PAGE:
| Nov 19, 2008
| 12:41 PM
| Dec 7, 2008
Myth is an extremely rich vein that writers have always mined. This year was no exception, as demonstrated by Kate Summerscale's splendid nonfiction study of a 19th century murder, "The Suspicions of Mr. Whicher" (Walker: 380 pp., $24.95).
In 1860, the...
| Dec 6, 2008
Forrest J Ackerman, who influenced a generation of young horror-movie fans with Famous Monsters of Filmland magazine and spent a lifetime amassing what has been called the world's largest personal collection of science-fiction and fantasy memorabilia, has...
| Dec 13, 2008
| 1:32 PM
| Aug 10, 2008
Behold America's theater capital, twinkling, preening, clanging, stoking ambitions and devouring tourist dollars.
Now behold the drama students of Verdugo Hills High School, their parents ferrying them from the San Fernando Valley to LAX, their...
| Apr 6, 2008
By Nick Owchar
Why do so many monsters live in Victorian London? Was there something toxic in the Thames (Spenser probably wouldn't call it "sweet" if he could have seen it then -- or now) or in the fog that, as the Environmental Protection Agency points...
| Apr 27, 2008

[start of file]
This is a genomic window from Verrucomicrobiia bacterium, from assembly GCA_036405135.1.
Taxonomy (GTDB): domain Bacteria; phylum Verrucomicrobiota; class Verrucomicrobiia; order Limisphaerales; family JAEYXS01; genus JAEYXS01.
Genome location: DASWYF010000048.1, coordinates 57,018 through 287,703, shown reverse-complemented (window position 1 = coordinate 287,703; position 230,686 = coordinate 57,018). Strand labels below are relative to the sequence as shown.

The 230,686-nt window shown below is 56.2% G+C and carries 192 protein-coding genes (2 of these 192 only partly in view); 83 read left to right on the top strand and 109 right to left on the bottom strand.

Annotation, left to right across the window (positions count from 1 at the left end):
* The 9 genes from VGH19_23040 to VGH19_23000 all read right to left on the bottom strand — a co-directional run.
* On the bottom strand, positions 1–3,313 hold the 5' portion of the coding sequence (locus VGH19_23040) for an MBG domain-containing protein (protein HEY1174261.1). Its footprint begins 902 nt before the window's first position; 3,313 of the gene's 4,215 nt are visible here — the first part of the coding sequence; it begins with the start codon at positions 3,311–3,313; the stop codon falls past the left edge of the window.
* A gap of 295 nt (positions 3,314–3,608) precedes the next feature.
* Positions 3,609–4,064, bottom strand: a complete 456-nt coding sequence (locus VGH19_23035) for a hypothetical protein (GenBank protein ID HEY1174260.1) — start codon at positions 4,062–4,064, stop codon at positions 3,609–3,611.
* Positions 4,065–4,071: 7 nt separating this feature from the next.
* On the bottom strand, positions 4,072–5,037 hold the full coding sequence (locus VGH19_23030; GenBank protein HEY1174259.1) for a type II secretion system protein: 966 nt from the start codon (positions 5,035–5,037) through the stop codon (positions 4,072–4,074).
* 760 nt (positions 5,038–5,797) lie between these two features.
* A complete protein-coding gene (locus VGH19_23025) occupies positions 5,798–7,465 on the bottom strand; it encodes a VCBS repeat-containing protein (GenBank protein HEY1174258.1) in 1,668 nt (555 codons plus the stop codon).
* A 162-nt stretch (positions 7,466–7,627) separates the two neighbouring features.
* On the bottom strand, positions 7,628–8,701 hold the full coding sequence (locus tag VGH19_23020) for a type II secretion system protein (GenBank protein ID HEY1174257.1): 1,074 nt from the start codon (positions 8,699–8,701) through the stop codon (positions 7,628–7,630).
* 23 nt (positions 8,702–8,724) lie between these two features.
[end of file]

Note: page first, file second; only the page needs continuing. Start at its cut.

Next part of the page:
By Nick Owchar
Like many an excellent chronicler of village life, Lauren Groff gives us early in "The Monsters of Templeton" (Voice/Hyperion: 364 pp., $24.95) an ensemble view of the citizens of Templeton, a place very closely modeled on Cooperstown, N....
| May 4, 2008
PRETTY much everything in Guillermo del Toro's world is oversized.
The bearish filmmaker's video and comic book collection is so immense that he recently had to buy an extra home to accommodate it. Del Toro's passion for classic monster movies is of such...
| Jul 13, 2008
REWRITING a famous story from a different character's point of view has become common enough that the results constitute a genre of their own. John Gardner saw "Beowulf" through the monster's eyes in "Grendel"; Jean Rhys' "Wide Sargasso Sea" excavated the...